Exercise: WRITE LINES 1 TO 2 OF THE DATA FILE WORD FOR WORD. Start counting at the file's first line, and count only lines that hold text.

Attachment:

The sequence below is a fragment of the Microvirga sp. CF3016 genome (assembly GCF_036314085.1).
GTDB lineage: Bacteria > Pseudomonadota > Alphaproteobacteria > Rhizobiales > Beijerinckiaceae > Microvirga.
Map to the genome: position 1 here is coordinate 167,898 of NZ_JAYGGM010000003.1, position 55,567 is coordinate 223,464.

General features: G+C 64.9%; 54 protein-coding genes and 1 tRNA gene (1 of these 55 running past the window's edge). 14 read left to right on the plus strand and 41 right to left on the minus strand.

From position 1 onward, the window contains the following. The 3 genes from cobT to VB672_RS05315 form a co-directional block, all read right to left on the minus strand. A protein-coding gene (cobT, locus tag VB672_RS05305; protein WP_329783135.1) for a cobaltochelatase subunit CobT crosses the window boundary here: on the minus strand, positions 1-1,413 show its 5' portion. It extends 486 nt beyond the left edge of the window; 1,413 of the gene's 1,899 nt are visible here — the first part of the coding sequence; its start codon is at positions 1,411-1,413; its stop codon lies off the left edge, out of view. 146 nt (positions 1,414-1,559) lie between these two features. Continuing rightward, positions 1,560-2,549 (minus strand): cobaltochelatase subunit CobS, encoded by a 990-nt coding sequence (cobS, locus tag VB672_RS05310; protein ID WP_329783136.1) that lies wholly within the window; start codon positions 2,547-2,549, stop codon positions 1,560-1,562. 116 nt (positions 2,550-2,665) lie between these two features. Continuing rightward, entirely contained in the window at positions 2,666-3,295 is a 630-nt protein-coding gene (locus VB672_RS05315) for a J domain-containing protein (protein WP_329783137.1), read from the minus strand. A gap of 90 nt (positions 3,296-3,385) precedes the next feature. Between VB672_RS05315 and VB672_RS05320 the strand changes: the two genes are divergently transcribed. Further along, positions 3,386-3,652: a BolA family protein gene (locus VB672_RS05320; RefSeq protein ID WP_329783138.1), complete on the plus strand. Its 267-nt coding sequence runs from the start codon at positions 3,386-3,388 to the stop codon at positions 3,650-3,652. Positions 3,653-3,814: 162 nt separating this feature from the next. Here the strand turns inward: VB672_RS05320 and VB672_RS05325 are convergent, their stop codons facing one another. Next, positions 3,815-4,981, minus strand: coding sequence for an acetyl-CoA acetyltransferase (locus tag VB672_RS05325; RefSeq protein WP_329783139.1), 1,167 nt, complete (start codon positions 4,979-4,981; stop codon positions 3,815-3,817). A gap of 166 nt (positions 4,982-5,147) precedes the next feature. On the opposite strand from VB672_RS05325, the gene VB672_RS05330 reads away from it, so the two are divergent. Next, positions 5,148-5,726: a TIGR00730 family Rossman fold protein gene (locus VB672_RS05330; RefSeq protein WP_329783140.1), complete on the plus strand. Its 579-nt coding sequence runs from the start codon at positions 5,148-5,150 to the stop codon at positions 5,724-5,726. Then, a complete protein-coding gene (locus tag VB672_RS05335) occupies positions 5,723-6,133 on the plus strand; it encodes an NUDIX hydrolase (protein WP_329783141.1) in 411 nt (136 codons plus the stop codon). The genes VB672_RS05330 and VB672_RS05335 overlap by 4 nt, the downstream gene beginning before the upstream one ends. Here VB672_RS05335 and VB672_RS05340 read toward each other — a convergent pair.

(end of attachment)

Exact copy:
The sequence below is a fragment of the Microvirga sp. CF3016 genome (assembly GCF_036314085.1).
GTDB lineage: Bacteria > Pseudomonadota > Alphaproteobacteria > Rhizobiales > Beijerinckiaceae > Microvirga.